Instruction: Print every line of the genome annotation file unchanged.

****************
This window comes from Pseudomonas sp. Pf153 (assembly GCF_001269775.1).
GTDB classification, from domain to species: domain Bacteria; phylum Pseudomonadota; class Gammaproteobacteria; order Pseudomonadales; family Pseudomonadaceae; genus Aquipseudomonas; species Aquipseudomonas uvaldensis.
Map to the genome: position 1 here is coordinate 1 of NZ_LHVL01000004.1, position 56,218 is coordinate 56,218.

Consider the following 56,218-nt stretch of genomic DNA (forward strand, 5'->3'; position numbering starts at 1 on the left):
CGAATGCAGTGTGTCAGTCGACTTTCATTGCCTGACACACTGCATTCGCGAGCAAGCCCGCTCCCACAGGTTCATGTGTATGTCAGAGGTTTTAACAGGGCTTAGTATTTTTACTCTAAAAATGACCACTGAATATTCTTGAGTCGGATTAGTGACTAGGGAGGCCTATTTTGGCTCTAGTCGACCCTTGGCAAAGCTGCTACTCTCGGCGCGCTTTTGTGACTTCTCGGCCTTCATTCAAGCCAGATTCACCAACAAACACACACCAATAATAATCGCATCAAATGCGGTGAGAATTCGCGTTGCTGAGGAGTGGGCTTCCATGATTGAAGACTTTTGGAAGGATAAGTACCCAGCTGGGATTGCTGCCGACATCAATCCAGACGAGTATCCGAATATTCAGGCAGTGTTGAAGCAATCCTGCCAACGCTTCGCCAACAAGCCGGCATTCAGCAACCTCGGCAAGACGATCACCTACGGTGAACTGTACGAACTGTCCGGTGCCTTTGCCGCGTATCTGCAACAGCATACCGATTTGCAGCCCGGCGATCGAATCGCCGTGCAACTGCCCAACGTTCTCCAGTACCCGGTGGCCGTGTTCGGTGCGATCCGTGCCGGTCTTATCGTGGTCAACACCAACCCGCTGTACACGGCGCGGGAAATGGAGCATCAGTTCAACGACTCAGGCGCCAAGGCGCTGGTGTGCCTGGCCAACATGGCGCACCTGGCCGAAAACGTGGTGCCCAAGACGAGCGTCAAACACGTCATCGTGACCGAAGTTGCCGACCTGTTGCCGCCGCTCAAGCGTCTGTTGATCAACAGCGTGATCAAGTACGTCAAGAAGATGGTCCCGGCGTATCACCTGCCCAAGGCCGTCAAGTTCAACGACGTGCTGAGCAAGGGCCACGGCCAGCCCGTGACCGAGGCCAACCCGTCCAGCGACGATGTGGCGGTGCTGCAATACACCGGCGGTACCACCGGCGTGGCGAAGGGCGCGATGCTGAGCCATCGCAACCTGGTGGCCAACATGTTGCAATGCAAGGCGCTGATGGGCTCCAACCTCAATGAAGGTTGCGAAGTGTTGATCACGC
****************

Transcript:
This window comes from Pseudomonas sp. Pf153 (assembly GCF_001269775.1).
GTDB classification, from domain to species: domain Bacteria; phylum Pseudomonadota; class Gammaproteobacteria; order Pseudomonadales; family Pseudomonadaceae; genus Aquipseudomonas; species Aquipseudomonas uvaldensis.
Map to the genome: position 1 here is coordinate 1 of NZ_LHVL01000004.1, position 56,218 is coordinate 56,218.

Consider the following 56,218-nt stretch of genomic DNA (forward strand, 5'->3'; position numbering starts at 1 on the left):
CGAATGCAGTGTGTCAGTCGACTTTCATTGCCTGACACACTGCATTCGCGAGCAAGCCCGCTCCCACAGGTTCATGTGTATGTCAGAGGTTTTAACAGGGCTTAGTATTTTTACTCTAAAAATGACCACTGAATATTCTTGAGTCGGATTAGTGACTAGGGAGGCCTATTTTGGCTCTAGTCGACCCTTGGCAAAGCTGCTACTCTCGGCGCGCTTTTGTGACTTCTCGGCCTTCATTCAAGCCAGATTCACCAACAAACACACACCAATAATAATCGCATCAAATGCGGTGAGAATTCGCGTTGCTGAGGAGTGGGCTTCCATGATTGAAGACTTTTGGAAGGATAAGTACCCAGCTGGGATTGCTGCCGACATCAATCCAGACGAGTATCCGAATATTCAGGCAGTGTTGAAGCAATCCTGCCAACGCTTCGCCAACAAGCCGGCATTCAGCAACCTCGGCAAGACGATCACCTACGGTGAACTGTACGAACTGTCCGGTGCCTTTGCCGCGTATCTGCAACAGCATACCGATTTGCAGCCCGGCGATCGAATCGCCGTGCAACTGCCCAACGTTCTCCAGTACCCGGTGGCCGTGTTCGGTGCGATCCGTGCCGGTCTTATCGTGGTCAACACCAACCCGCTGTACACGGCGCGGGAAATGGAGCATCAGTTCAACGACTCAGGCGCCAAGGCGCTGGTGTGCCTGGCCAACATGGCGCACCTGGCCGAAAACGTGGTGCCCAAGACGAGCGTCAAACACGTCATCGTGACCGAAGTTGCCGACCTGTTGCCGCCGCTCAAGCGTCTGTTGATCAACAGCGTGATCAAGTACGTCAAGAAGATGGTCCCGGCGTATCACCTGCCCAAGGCCGTCAAGTTCAACGACGTGCTGAGCAAGGGCCACGGCCAGCCCGTGACCGAGGCCAACCCGTCCAGCGACGATGTGGCGGTGCTGCAATACACCGGCGGTACCACCGGCGTGGCGAAGGGCGCGATGCTGAGCCATCGCAACCTGGTGGCCAACATGTTGCAATGCAAGGCGCTGATGGGCTCCAACCTCAATGAAGGTTGCGAAGTGTTGATCACGC